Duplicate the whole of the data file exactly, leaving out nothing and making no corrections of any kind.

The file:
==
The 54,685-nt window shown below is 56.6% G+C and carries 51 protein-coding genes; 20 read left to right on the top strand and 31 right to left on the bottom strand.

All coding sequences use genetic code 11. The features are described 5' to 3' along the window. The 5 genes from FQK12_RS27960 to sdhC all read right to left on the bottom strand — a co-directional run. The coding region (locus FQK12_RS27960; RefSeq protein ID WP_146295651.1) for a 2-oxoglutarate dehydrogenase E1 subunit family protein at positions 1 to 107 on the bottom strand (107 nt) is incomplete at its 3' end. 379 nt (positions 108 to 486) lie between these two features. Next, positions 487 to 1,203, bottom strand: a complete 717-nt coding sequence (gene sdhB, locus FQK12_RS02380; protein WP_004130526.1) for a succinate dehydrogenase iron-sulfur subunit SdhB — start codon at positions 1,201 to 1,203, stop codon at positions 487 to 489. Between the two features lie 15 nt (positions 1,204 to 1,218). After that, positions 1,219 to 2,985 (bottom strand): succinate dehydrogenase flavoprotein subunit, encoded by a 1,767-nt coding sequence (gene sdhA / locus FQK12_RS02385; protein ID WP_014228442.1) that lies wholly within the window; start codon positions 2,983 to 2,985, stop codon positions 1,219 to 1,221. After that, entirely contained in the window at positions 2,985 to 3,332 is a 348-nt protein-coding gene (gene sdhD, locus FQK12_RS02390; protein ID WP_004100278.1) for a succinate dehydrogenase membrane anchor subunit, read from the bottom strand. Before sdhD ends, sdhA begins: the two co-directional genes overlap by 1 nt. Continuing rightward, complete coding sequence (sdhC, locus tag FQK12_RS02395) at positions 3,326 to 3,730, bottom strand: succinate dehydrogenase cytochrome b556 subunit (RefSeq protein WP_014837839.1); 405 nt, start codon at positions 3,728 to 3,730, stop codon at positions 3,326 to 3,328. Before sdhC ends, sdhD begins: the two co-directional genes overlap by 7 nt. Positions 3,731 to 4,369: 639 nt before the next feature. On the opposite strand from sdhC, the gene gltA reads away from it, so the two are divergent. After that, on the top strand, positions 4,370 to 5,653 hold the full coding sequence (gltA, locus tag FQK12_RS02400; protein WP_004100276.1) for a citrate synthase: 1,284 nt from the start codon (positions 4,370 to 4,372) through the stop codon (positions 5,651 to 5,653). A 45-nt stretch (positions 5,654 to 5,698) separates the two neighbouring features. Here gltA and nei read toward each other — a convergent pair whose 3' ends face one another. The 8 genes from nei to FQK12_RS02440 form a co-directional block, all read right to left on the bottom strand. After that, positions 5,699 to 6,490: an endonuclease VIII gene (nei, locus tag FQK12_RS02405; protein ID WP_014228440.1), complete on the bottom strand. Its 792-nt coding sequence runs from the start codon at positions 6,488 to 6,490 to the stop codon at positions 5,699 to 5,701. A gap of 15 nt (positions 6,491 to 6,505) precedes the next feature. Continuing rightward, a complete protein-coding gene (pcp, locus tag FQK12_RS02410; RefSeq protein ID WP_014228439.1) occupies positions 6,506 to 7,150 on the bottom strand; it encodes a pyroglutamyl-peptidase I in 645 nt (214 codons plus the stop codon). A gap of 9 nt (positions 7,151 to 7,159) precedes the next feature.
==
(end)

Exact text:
The 54,685-nt window shown below is 56.6% G+C and carries 51 protein-coding genes; 20 read left to right on the top strand and 31 right to left on the bottom strand.

All coding sequences use genetic code 11. The features are described 5' to 3' along the window. The 5 genes from FQK12_RS27960 to sdhC all read right to left on the bottom strand — a co-directional run. The coding region (locus FQK12_RS27960; RefSeq protein ID WP_146295651.1) for a 2-oxoglutarate dehydrogenase E1 subunit family protein at positions 1 to 107 on the bottom strand (107 nt) is incomplete at its 3' end. 379 nt (positions 108 to 486) lie between these two features. Next, positions 487 to 1,203, bottom strand: a complete 717-nt coding sequence (gene sdhB, locus FQK12_RS02380; protein WP_004130526.1) for a succinate dehydrogenase iron-sulfur subunit SdhB — start codon at positions 1,201 to 1,203, stop codon at positions 487 to 489. Between the two features lie 15 nt (positions 1,204 to 1,218). After that, positions 1,219 to 2,985 (bottom strand): succinate dehydrogenase flavoprotein subunit, encoded by a 1,767-nt coding sequence (gene sdhA / locus FQK12_RS02385; protein ID WP_014228442.1) that lies wholly within the window; start codon positions 2,983 to 2,985, stop codon positions 1,219 to 1,221. After that, entirely contained in the window at positions 2,985 to 3,332 is a 348-nt protein-coding gene (gene sdhD, locus FQK12_RS02390; protein ID WP_004100278.1) for a succinate dehydrogenase membrane anchor subunit, read from the bottom strand. Before sdhD ends, sdhA begins: the two co-directional genes overlap by 1 nt. Continuing rightward, complete coding sequence (sdhC, locus tag FQK12_RS02395) at positions 3,326 to 3,730, bottom strand: succinate dehydrogenase cytochrome b556 subunit (RefSeq protein WP_014837839.1); 405 nt, start codon at positions 3,728 to 3,730, stop codon at positions 3,326 to 3,328. Before sdhC ends, sdhD begins: the two co-directional genes overlap by 7 nt. Positions 3,731 to 4,369: 639 nt before the next feature. On the opposite strand from sdhC, the gene gltA reads away from it, so the two are divergent. After that, on the top strand, positions 4,370 to 5,653 hold the full coding sequence (gltA, locus tag FQK12_RS02400; protein WP_004100276.1) for a citrate synthase: 1,284 nt from the start codon (positions 4,370 to 4,372) through the stop codon (positions 5,651 to 5,653). A 45-nt stretch (positions 5,654 to 5,698) separates the two neighbouring features. Here gltA and nei read toward each other — a convergent pair whose 3' ends face one another. The 8 genes from nei to FQK12_RS02440 form a co-directional block, all read right to left on the bottom strand. After that, positions 5,699 to 6,490: an endonuclease VIII gene (nei, locus tag FQK12_RS02405; protein ID WP_014228440.1), complete on the bottom strand. Its 792-nt coding sequence runs from the start codon at positions 6,488 to 6,490 to the stop codon at positions 5,699 to 5,701. A gap of 15 nt (positions 6,491 to 6,505) precedes the next feature. Continuing rightward, a complete protein-coding gene (pcp, locus tag FQK12_RS02410; RefSeq protein ID WP_014228439.1) occupies positions 6,506 to 7,150 on the bottom strand; it encodes a pyroglutamyl-peptidase I in 645 nt (214 codons plus the stop codon). A gap of 9 nt (positions 7,151 to 7,159) precedes the next feature.